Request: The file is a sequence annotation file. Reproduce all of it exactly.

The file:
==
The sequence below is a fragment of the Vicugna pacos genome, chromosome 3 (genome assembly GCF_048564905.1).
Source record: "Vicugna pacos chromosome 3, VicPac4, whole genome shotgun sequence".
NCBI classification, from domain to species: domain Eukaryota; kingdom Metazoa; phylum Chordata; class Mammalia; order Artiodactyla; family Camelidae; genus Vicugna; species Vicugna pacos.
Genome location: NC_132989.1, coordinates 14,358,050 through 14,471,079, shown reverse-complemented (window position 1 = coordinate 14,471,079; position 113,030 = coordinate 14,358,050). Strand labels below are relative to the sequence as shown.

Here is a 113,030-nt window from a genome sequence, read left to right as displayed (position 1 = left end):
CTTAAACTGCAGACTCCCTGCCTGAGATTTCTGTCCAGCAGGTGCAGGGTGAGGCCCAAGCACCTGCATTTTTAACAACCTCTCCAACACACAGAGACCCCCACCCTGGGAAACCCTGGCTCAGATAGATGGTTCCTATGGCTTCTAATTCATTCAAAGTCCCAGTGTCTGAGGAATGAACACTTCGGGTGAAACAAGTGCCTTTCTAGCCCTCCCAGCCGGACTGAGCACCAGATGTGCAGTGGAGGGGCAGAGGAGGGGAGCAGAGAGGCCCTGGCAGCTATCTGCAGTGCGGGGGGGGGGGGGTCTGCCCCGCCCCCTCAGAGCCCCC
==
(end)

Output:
The sequence below is a fragment of the Vicugna pacos genome, chromosome 3 (genome assembly GCF_048564905.1).
Source record: "Vicugna pacos chromosome 3, VicPac4, whole genome shotgun sequence".
NCBI classification, from domain to species: domain Eukaryota; kingdom Metazoa; phylum Chordata; class Mammalia; order Artiodactyla; family Camelidae; genus Vicugna; species Vicugna pacos.
Genome location: NC_132989.1, coordinates 14,358,050 through 14,471,079, shown reverse-complemented (window position 1 = coordinate 14,471,079; position 113,030 = coordinate 14,358,050). Strand labels below are relative to the sequence as shown.

Here is a 113,030-nt window from a genome sequence, read left to right as displayed (position 1 = left end):
CTTAAACTGCAGACTCCCTGCCTGAGATTTCTGTCCAGCAGGTGCAGGGTGAGGCCCAAGCACCTGCATTTTTAACAACCTCTCCAACACACAGAGACCCCCACCCTGGGAAACCCTGGCTCAGATAGATGGTTCCTATGGCTTCTAATTCATTCAAAGTCCCAGTGTCTGAGGAATGAACACTTCGGGTGAAACAAGTGCCTTTCTAGCCCTCCCAGCCGGACTGAGCACCAGATGTGCAGTGGAGGGGCAGAGGAGGGGAGCAGAGAGGCCCTGGCAGCTATCTGCAGTGCGGGGGGGGGGGGGTCTGCCCCGCCCCCTCAGAGCCCCC